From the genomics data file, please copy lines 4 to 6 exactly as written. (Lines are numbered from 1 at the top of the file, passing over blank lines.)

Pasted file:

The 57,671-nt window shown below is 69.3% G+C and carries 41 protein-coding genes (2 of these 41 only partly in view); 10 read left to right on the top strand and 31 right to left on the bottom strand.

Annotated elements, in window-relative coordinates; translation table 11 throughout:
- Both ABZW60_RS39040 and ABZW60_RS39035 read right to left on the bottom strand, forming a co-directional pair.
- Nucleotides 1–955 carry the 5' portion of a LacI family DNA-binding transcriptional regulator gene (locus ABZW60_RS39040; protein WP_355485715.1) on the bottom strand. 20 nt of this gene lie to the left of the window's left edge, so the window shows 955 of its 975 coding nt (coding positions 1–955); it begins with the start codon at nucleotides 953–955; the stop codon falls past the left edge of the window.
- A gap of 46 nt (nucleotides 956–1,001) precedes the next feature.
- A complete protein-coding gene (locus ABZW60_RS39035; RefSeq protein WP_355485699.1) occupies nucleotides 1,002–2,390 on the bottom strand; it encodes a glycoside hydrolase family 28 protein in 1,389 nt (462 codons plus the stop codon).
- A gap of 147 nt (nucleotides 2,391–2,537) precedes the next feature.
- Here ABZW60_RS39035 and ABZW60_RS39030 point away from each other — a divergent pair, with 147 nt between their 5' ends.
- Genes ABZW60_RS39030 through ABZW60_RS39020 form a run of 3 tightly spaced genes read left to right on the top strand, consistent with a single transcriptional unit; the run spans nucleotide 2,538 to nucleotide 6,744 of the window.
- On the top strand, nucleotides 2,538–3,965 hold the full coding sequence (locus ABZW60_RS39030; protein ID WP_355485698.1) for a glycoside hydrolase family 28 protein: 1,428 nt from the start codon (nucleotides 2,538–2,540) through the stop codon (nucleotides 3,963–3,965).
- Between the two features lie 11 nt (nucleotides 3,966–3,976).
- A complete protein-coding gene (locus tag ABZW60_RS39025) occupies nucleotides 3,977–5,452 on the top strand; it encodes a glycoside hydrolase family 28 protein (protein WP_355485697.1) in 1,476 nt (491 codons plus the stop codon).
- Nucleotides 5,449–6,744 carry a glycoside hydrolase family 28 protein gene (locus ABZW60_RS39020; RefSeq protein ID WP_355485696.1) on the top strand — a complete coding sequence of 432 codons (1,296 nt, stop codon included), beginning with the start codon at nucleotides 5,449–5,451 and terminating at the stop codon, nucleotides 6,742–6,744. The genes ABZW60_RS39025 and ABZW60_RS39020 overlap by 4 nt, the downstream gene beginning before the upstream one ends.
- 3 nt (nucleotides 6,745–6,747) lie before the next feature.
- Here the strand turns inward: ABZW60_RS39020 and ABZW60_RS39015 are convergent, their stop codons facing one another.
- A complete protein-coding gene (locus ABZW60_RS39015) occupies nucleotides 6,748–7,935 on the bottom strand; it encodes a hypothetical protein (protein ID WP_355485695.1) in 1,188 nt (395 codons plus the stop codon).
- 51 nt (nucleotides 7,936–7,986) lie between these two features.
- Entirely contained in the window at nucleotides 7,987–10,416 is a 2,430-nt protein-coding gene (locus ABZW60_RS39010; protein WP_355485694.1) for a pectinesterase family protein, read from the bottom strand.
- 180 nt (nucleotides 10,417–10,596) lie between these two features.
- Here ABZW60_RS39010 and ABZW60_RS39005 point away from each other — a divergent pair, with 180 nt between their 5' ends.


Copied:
- Nucleotides 1–955 carry the 5' portion of a LacI family DNA-binding transcriptional regulator gene (locus ABZW60_RS39040; protein WP_355485715.1) on the bottom strand. 20 nt of this gene lie to the left of the window's left edge, so the window shows 955 of its 975 coding nt (coding positions 1–955); it begins with the start codon at nucleotides 953–955; the stop codon falls past the left edge of the window.
- A gap of 46 nt (nucleotides 956–1,001) precedes the next feature.
- A complete protein-coding gene (locus ABZW60_RS39035; RefSeq protein WP_355485699.1) occupies nucleotides 1,002–2,390 on the bottom strand; it encodes a glycoside hydrolase family 28 protein in 1,389 nt (462 codons plus the stop codon).